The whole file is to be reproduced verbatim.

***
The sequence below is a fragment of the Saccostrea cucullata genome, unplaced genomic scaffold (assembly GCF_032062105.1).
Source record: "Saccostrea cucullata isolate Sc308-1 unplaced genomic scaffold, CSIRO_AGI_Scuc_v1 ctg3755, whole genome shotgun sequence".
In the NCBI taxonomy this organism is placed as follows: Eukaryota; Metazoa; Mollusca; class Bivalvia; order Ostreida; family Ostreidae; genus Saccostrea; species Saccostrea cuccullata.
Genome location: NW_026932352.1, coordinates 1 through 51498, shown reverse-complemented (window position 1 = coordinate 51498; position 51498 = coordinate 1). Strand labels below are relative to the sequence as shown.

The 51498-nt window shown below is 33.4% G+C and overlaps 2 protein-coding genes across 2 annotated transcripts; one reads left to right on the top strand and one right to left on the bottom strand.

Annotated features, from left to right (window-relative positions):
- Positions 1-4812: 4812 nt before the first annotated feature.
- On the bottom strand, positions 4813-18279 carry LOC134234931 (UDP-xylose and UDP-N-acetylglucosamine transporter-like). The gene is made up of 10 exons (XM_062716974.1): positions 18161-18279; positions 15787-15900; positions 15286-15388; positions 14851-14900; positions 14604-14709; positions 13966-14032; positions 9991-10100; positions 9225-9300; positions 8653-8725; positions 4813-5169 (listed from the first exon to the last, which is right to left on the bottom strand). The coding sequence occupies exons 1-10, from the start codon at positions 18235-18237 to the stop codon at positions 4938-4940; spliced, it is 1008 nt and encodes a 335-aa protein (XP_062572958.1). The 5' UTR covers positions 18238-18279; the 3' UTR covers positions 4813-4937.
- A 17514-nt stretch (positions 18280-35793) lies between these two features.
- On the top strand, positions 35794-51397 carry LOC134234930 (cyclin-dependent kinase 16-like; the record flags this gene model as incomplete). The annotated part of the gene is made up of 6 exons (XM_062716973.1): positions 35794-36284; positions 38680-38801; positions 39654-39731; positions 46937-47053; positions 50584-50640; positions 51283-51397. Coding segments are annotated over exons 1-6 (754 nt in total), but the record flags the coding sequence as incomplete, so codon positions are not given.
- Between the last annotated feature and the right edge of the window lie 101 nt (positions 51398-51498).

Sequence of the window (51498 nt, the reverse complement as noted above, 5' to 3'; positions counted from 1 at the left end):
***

The sequence below is a fragment of the Saccostrea cucullata genome, unplaced genomic scaffold (assembly GCF_032062105.1).
Source record: "Saccostrea cucullata isolate Sc308-1 unplaced genomic scaffold, CSIRO_AGI_Scuc_v1 ctg3755, whole genome shotgun sequence".
In the NCBI taxonomy this organism is placed as follows: Eukaryota; Metazoa; Mollusca; class Bivalvia; order Ostreida; family Ostreidae; genus Saccostrea; species Saccostrea cuccullata.
Genome location: NW_026932352.1, coordinates 1 through 51498, shown reverse-complemented (window position 1 = coordinate 51498; position 51498 = coordinate 1). Strand labels below are relative to the sequence as shown.

The 51498-nt window shown below is 33.4% G+C and overlaps 2 protein-coding genes across 2 annotated transcripts; one reads left to right on the top strand and one right to left on the bottom strand.

Annotated features, from left to right (window-relative positions):
- Positions 1-4812: 4812 nt before the first annotated feature.
- On the bottom strand, positions 4813-18279 carry LOC134234931 (UDP-xylose and UDP-N-acetylglucosamine transporter-like). The gene is made up of 10 exons (XM_062716974.1): positions 18161-18279; positions 15787-15900; positions 15286-15388; positions 14851-14900; positions 14604-14709; positions 13966-14032; positions 9991-10100; positions 9225-9300; positions 8653-8725; positions 4813-5169 (listed from the first exon to the last, which is right to left on the bottom strand). The coding sequence occupies exons 1-10, from the start codon at positions 18235-18237 to the stop codon at positions 4938-4940; spliced, it is 1008 nt and encodes a 335-aa protein (XP_062572958.1). The 5' UTR covers positions 18238-18279; the 3' UTR covers positions 4813-4937.
- A 17514-nt stretch (positions 18280-35793) lies between these two features.
- On the top strand, positions 35794-51397 carry LOC134234930 (cyclin-dependent kinase 16-like; the record flags this gene model as incomplete). The annotated part of the gene is made up of 6 exons (XM_062716973.1): positions 35794-36284; positions 38680-38801; positions 39654-39731; positions 46937-47053; positions 50584-50640; positions 51283-51397. Coding segments are annotated over exons 1-6 (754 nt in total), but the record flags the coding sequence as incomplete, so codon positions are not given.
- Between the last annotated feature and the right edge of the window lie 101 nt (positions 51398-51498).

Sequence of the window (51498 nt, the reverse complement as noted above, 5' to 3'; positions counted from 1 at the left end):